All about flooble | fun stuff | Get a free chatterbox | Free JavaScript | Avatars    
perplexus dot info

Home > Just Math
Proof needed (Posted on 2012-03-30) Difficulty: 3 of 5
Prove that for each prime p, there exists a prime q such that n^p − p is not divisible by q for any positive integer n.

Source: IMO 2003

No Solution Yet Submitted by Ady TZIDON    
Rating: 4.0000 (1 votes)

Comments: ( Back to comment list | You must be logged in to post comments.)
Some Thoughts possible solution | Comment 1 of 2

I think this is the shortest way to do it.

Say p=2, then q=3 qualifies as required.         
So p and q are odd.         
Let P denote p(x), the xth odd prime, then n^P−P is equivalent to the expression given         
Let q be the smallest prime of the form (2k*P+1); there must be one.         
Now by substitution we have (n^P − P)/(2k*P+1), with no integral solutions: e.g. small values of {P, q} {2,3}{3,7}{5,11}{7,29}{11,23} etc, compare my own problem, Sweet 17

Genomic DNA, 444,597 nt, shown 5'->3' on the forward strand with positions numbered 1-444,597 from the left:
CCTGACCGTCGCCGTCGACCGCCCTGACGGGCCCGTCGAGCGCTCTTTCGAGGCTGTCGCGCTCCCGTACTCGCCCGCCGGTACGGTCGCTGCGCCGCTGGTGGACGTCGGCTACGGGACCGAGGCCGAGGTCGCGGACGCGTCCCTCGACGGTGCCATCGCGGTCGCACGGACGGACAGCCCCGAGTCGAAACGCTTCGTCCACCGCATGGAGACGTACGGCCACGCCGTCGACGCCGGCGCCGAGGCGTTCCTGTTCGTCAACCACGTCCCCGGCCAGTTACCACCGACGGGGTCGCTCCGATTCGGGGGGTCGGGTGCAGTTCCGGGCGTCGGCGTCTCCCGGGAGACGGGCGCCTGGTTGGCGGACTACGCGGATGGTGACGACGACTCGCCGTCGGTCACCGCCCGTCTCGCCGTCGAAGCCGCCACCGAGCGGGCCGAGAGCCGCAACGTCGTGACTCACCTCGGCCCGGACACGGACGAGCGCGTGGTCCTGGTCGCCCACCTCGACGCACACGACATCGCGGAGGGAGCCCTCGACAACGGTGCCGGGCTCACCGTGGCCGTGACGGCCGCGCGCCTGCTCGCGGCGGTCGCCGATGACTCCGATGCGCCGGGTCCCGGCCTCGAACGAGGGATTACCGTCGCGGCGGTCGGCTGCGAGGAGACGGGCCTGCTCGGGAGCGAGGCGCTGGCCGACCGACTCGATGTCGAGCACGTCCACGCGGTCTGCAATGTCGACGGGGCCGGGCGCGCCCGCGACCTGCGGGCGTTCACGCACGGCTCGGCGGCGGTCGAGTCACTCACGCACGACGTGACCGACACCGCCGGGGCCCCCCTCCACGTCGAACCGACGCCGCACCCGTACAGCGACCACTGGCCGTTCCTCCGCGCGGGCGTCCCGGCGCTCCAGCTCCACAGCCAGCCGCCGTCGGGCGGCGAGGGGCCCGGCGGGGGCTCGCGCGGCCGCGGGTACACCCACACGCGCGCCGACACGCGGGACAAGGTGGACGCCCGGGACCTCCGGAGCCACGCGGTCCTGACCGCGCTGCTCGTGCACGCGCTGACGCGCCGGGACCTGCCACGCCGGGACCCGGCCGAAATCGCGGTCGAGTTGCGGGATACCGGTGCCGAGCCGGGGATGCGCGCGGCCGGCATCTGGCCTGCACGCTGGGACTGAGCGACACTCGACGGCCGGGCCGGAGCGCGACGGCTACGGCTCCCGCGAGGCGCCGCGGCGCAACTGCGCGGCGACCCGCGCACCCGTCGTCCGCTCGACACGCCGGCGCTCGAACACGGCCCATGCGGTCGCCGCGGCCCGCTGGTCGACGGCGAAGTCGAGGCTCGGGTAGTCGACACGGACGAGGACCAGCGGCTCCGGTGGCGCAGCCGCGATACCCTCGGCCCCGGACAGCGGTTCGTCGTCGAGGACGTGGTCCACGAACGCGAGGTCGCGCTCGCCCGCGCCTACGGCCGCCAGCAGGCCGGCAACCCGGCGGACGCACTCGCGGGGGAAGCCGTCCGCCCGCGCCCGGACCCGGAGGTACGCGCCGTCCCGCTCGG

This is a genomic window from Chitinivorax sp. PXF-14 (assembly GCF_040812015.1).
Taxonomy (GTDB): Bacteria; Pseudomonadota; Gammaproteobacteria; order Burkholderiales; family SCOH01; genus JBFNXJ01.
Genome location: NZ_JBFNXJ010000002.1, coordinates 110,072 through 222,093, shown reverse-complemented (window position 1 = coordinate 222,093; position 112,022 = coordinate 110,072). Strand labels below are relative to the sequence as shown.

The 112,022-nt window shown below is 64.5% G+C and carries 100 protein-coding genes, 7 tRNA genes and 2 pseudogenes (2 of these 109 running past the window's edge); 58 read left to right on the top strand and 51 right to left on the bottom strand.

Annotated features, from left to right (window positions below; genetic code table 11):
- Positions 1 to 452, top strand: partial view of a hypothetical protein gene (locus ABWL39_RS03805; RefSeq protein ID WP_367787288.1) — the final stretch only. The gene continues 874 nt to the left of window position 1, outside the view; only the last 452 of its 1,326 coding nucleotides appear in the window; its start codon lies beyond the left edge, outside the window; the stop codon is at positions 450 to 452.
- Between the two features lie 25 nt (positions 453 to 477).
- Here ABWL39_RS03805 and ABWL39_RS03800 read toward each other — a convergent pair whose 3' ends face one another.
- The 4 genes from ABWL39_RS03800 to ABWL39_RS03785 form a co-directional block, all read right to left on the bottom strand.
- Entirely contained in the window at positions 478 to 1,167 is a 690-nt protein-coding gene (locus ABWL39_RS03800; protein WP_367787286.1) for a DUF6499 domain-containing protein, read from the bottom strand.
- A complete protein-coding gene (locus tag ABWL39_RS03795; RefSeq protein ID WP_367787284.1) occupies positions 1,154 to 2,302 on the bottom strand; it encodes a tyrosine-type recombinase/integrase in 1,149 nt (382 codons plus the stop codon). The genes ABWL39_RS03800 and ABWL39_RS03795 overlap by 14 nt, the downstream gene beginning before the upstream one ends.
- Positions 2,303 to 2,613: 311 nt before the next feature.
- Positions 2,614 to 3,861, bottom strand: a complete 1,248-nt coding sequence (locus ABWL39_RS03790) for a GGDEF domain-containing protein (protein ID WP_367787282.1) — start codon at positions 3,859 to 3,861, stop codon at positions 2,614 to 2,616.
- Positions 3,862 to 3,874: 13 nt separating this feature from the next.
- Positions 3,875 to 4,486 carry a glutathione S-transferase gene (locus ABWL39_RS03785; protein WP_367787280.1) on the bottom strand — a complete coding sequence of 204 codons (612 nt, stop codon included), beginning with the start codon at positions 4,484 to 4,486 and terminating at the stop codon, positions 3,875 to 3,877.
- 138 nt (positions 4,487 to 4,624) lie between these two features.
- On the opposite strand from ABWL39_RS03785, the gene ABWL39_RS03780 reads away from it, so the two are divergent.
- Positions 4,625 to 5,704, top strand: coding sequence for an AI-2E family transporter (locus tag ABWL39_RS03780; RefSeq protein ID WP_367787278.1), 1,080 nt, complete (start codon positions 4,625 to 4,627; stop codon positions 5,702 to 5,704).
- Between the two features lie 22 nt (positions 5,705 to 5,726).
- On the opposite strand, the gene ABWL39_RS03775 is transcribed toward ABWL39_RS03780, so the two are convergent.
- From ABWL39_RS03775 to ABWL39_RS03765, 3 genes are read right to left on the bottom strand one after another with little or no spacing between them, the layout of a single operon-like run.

Edited on March 31, 2012, 10:55 am
  Posted by broll on 2012-03-31 10:29:30

Please log in:
Remember me:
Sign up! | Forgot password

Search body:
Forums (0)
Newest Problems
Random Problem
FAQ | About This Site
Site Statistics
New Comments (7)
Unsolved Problems
Top Rated Problems
This month's top
Most Commented On

Copyright © 2002 - 2018 by Animus Pactum Consulting. All rights reserved. Privacy Information